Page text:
If you're not sure what form of professional/personal undergirding you are looking for, it is a safe bet to say that every provider will be more than happy to 'meet' with you to describe what support they can offer. They will be able to answer any questions you have and will probably follow that up with a proposal outlining their service and likely costs.

Most of the headteachers and, in the case of peer group supervision, trusts that I am working with have either read these posts or have seen me present at education conferences about why I think reflective supervision is the most relevant form of school leader support. These have then generated enquiries via this website or my social media which have been followed by a no-strings online meeting (usually lasting between 30 and 45 minutes).

Following the discussion, if the headteacher or trust is still interested, I send through materials to fully outline what the work looks like, my experience and qualifications for the work, and a summary of why I believe reflective supervision is necessary and appropriate (alongside costings, of course). I ask the heads to share this information with their Chair of Governors or MAT CEO and offer to meet with that person if it would be helpful to do so. Sometimes that is the case, leading to a rich discussion outlining why looking after their headteacher is such an efficient and effective governance action, and sometimes the printed materials are sufficient and the person responsible for governance is happy to trust the judgment of their headteacher.

Step 3: Mutual Contracting

This is, for me and for those I work with, the most important part of the process. Having had an informal meeting and found out that the headteacher and their responsible body are in agreement, we move onto the meeting where we establish the reflective supervision alliance 'contract'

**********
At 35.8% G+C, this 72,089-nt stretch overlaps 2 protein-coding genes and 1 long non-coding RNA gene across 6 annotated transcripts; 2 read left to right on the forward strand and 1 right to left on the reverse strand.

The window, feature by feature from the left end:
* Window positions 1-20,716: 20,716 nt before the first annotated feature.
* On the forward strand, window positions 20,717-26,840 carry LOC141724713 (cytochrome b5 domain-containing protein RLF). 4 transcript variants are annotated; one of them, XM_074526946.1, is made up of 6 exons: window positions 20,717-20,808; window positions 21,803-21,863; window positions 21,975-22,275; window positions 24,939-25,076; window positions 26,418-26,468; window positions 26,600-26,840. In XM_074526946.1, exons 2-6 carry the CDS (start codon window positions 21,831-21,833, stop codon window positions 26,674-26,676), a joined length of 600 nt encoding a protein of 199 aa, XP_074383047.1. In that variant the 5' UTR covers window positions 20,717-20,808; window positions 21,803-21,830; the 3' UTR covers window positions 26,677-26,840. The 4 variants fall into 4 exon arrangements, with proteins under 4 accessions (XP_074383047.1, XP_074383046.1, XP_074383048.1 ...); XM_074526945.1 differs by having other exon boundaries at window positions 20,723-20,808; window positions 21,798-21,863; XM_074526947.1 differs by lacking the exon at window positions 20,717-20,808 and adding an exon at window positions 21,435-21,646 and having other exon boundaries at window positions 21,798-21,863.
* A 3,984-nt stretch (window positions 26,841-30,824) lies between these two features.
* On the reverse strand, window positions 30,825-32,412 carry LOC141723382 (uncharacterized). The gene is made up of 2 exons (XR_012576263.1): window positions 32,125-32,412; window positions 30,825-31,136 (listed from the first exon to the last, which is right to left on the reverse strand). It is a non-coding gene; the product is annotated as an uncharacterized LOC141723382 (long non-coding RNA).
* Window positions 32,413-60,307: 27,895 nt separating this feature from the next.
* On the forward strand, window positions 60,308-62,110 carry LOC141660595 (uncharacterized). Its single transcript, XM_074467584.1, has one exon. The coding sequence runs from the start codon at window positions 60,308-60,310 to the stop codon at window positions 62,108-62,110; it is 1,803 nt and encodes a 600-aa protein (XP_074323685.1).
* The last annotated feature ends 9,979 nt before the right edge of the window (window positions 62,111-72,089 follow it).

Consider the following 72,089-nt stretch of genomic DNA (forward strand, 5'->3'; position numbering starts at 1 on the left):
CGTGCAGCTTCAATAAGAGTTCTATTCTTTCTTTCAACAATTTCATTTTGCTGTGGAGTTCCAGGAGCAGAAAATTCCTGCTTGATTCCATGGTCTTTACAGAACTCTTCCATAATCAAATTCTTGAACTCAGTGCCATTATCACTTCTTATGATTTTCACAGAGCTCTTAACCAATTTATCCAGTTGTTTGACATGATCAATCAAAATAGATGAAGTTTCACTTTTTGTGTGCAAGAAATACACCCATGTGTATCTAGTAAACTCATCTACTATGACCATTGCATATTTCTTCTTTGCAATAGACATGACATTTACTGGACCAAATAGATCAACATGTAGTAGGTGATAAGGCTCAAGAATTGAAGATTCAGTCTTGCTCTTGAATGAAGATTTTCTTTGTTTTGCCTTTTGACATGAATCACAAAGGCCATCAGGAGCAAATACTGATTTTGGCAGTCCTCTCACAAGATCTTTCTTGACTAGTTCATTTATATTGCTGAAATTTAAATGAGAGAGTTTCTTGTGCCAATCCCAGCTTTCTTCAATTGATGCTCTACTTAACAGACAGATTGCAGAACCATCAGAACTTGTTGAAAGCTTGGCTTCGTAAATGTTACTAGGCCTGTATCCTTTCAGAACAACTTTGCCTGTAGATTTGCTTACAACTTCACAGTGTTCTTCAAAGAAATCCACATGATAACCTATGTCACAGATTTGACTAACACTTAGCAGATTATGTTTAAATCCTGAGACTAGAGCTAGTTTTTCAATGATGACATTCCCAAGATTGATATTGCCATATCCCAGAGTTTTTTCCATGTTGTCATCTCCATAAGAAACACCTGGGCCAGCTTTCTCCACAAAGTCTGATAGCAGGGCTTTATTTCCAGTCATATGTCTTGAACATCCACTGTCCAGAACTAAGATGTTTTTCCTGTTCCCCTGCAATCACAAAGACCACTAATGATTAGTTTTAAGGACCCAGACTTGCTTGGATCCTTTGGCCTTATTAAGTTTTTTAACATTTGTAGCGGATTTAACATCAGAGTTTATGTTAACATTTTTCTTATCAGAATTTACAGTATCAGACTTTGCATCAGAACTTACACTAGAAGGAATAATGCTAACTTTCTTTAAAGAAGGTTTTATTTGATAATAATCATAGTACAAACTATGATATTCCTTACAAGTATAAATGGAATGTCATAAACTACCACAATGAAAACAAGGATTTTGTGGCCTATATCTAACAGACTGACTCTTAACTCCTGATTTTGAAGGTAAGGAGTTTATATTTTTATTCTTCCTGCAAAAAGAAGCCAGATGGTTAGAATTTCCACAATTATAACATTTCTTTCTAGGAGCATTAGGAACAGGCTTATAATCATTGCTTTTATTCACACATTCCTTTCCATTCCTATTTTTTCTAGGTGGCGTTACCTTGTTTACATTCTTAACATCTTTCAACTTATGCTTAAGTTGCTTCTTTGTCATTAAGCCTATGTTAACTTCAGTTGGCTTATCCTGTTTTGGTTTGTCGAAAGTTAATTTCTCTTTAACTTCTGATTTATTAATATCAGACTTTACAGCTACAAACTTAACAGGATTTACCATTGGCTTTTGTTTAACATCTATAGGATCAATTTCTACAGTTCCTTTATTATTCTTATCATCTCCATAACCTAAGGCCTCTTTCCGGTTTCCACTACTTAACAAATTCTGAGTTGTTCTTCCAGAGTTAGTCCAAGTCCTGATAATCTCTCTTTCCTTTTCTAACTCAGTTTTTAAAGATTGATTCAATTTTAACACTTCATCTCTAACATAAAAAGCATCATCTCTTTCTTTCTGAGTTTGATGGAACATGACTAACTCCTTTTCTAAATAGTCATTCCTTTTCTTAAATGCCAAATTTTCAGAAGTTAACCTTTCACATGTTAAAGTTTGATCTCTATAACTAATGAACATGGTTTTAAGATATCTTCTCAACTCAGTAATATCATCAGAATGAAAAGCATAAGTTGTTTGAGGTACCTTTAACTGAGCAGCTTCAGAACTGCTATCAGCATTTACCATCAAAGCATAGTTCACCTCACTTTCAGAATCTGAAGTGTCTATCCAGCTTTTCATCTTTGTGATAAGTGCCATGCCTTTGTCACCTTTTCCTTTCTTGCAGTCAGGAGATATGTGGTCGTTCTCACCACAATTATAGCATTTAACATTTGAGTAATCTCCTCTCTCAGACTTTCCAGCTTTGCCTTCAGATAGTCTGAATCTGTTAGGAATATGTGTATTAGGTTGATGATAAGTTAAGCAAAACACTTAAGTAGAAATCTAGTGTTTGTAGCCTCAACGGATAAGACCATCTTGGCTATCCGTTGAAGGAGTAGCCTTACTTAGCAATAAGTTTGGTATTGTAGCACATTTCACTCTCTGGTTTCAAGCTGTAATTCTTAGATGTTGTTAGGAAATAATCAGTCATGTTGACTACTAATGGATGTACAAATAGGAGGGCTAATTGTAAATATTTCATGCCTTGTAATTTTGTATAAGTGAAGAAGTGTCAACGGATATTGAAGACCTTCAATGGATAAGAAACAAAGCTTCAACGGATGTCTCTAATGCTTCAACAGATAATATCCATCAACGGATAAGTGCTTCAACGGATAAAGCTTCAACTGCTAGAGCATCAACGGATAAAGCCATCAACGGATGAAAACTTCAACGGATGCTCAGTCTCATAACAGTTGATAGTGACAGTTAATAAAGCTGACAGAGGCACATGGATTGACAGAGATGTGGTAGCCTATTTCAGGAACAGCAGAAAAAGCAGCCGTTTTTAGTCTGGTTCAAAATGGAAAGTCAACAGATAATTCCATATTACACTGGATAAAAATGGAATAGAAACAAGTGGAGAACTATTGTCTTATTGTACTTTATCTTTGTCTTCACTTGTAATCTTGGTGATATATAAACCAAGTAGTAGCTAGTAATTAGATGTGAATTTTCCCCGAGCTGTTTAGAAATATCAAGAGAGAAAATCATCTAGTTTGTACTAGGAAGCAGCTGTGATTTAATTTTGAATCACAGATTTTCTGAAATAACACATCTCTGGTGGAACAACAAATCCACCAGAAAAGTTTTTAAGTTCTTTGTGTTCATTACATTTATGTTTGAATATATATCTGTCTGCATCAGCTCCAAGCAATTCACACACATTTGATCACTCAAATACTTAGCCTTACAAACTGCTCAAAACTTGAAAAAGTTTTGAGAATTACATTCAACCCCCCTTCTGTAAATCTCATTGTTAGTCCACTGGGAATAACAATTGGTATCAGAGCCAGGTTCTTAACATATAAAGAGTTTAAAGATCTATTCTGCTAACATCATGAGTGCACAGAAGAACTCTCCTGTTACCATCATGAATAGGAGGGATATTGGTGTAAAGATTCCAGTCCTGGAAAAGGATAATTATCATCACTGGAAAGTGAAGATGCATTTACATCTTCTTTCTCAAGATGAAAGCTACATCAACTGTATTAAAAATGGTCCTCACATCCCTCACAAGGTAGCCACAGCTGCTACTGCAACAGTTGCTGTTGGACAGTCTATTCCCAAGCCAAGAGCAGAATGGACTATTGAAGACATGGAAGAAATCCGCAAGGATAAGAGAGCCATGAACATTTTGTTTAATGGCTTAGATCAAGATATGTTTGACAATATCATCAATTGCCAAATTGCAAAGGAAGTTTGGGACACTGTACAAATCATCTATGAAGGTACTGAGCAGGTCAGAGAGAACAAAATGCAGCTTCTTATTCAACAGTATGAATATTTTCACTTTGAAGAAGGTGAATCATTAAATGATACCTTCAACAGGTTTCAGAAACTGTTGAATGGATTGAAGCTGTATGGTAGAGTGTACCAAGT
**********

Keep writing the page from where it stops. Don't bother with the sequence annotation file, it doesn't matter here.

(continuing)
The word 'contract' in this context suggests a degree of formality which both is and isn't the case. It has formal elements in that it enables me to make clear some key logistical and organisational elements of what the headteacher and their board can expect from me, and what I expect from them in return. But it is also - and most importantly - a chance to find out what needs and wants the reflective supervision seeks to address for the headteacher. And that can vary significantly based on context and experiences.

The contracting meeting thus sows the seeds for the year ahead. Although the reflective supervision process is responsive to the emergent phenomena of school life, in most cases the kernel of those seeds is revealed (if only partially) at these meetings. They are a privileged insight into what drives headteachers, what they feel might enable and constrain them in their work, and how they might enhance those enablers and limit those blockers going forward. Revisiting these 'contracts' at each subsequent meeting therefore becomes the 'golden thread' giving coherence to the process.

The conclusion of the contracting meeting is the decision about whether or not the headteacher feels that they can work with me, and vice versa. Only then can the work start.

Step 3.5: Subcontracting

As well as working with individual headteachers, I also provide peer group reflective supervision for headteachers or pastoral leaders within trusts. In this instance, the initial contracting meeting is held with the MAT CEO who then holds meetings with the people who will be joining the group to agree with them whether peer group reflective supervision will be of interest to them.

With this kind of work, it remains essential that I am able to speak with (and form a 'contract' with) each person who will be part of the group before we meet together. This takes a similar form to individual contracting meetings but, because the work has already been agreed with the trust, the purpose of these meetings is to form a bridge to the first group session.

In these initial one-to-one meetings I ensure that each person has full awareness of what their CEO has signed them up to. So far, there have been no problems with this. The CEOs I have worked with have fully shared all of the documentation I have sent through and, more importantly, have involved the group members in the decision to pursue a reflective supervision approach. This is an approach I would heartily recommend, as it enables these subcontracting meetings to focus on the needs and wants of the individual. Additionally, because of the peer nature of the work, it enables me to find out more about each person's experience of working and being in groups, including their preferred and unpreferred ways of contributing to them.